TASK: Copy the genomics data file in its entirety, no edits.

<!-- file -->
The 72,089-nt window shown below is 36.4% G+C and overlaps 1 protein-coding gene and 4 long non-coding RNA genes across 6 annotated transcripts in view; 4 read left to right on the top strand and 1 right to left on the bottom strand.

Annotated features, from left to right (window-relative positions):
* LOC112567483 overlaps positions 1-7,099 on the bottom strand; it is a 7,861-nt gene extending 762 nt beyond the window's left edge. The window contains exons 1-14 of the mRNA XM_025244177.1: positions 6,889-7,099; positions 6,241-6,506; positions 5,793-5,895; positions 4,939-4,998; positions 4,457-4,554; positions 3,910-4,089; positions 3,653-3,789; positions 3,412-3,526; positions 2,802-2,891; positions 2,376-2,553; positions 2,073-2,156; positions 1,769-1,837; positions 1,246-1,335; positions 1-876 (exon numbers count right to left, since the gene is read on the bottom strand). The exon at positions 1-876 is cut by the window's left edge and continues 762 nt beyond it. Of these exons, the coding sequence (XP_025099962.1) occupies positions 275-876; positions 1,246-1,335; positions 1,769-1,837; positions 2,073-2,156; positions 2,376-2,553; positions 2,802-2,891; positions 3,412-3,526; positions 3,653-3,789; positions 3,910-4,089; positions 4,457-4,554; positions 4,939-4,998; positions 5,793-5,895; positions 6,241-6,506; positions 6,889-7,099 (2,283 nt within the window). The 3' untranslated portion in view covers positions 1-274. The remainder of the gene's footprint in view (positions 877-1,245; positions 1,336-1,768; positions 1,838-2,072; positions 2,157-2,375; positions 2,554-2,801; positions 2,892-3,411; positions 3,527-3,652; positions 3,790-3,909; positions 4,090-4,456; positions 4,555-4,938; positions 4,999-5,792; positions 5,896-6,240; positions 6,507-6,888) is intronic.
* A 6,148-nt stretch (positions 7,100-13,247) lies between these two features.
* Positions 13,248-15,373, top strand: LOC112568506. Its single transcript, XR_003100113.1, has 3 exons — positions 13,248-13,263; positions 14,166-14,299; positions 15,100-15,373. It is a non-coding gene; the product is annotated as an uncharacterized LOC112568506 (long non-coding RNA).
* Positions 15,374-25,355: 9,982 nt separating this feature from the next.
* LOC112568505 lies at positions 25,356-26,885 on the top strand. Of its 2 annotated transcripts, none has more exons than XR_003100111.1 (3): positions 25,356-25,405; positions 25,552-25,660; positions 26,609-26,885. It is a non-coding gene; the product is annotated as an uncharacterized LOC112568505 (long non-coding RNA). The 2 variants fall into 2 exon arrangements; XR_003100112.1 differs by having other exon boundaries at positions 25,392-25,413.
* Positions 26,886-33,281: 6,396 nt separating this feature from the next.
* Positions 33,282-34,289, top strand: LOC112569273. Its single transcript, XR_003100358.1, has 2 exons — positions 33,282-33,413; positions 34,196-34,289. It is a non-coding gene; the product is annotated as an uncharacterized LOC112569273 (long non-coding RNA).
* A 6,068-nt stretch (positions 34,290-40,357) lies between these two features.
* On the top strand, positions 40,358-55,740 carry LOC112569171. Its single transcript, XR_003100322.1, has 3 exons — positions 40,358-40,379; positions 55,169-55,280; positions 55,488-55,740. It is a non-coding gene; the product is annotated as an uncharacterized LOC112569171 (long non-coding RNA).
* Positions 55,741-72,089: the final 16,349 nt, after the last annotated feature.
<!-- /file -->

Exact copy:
The 72,089-nt window shown below is 36.4% G+C and overlaps 1 protein-coding gene and 4 long non-coding RNA genes across 6 annotated transcripts in view; 4 read left to right on the top strand and 1 right to left on the bottom strand.

Annotated features, from left to right (window-relative positions):
* LOC112567483 overlaps positions 1-7,099 on the bottom strand; it is a 7,861-nt gene extending 762 nt beyond the window's left edge. The window contains exons 1-14 of the mRNA XM_025244177.1: positions 6,889-7,099; positions 6,241-6,506; positions 5,793-5,895; positions 4,939-4,998; positions 4,457-4,554; positions 3,910-4,089; positions 3,653-3,789; positions 3,412-3,526; positions 2,802-2,891; positions 2,376-2,553; positions 2,073-2,156; positions 1,769-1,837; positions 1,246-1,335; positions 1-876 (exon numbers count right to left, since the gene is read on the bottom strand). The exon at positions 1-876 is cut by the window's left edge and continues 762 nt beyond it. Of these exons, the coding sequence (XP_025099962.1) occupies positions 275-876; positions 1,246-1,335; positions 1,769-1,837; positions 2,073-2,156; positions 2,376-2,553; positions 2,802-2,891; positions 3,412-3,526; positions 3,653-3,789; positions 3,910-4,089; positions 4,457-4,554; positions 4,939-4,998; positions 5,793-5,895; positions 6,241-6,506; positions 6,889-7,099 (2,283 nt within the window). The 3' untranslated portion in view covers positions 1-274. The remainder of the gene's footprint in view (positions 877-1,245; positions 1,336-1,768; positions 1,838-2,072; positions 2,157-2,375; positions 2,554-2,801; positions 2,892-3,411; positions 3,527-3,652; positions 3,790-3,909; positions 4,090-4,456; positions 4,555-4,938; positions 4,999-5,792; positions 5,896-6,240; positions 6,507-6,888) is intronic.
* A 6,148-nt stretch (positions 7,100-13,247) lies between these two features.
* Positions 13,248-15,373, top strand: LOC112568506. Its single transcript, XR_003100113.1, has 3 exons — positions 13,248-13,263; positions 14,166-14,299; positions 15,100-15,373. It is a non-coding gene; the product is annotated as an uncharacterized LOC112568506 (long non-coding RNA).
* Positions 15,374-25,355: 9,982 nt separating this feature from the next.
* LOC112568505 lies at positions 25,356-26,885 on the top strand. Of its 2 annotated transcripts, none has more exons than XR_003100111.1 (3): positions 25,356-25,405; positions 25,552-25,660; positions 26,609-26,885. It is a non-coding gene; the product is annotated as an uncharacterized LOC112568505 (long non-coding RNA). The 2 variants fall into 2 exon arrangements; XR_003100112.1 differs by having other exon boundaries at positions 25,392-25,413.
* Positions 26,886-33,281: 6,396 nt separating this feature from the next.
* Positions 33,282-34,289, top strand: LOC112569273. Its single transcript, XR_003100358.1, has 2 exons — positions 33,282-33,413; positions 34,196-34,289. It is a non-coding gene; the product is annotated as an uncharacterized LOC112569273 (long non-coding RNA).
* A 6,068-nt stretch (positions 34,290-40,357) lies between these two features.
* On the top strand, positions 40,358-55,740 carry LOC112569171. Its single transcript, XR_003100322.1, has 3 exons — positions 40,358-40,379; positions 55,169-55,280; positions 55,488-55,740. It is a non-coding gene; the product is annotated as an uncharacterized LOC112569171 (long non-coding RNA).
* Positions 55,741-72,089: the final 16,349 nt, after the last annotated feature.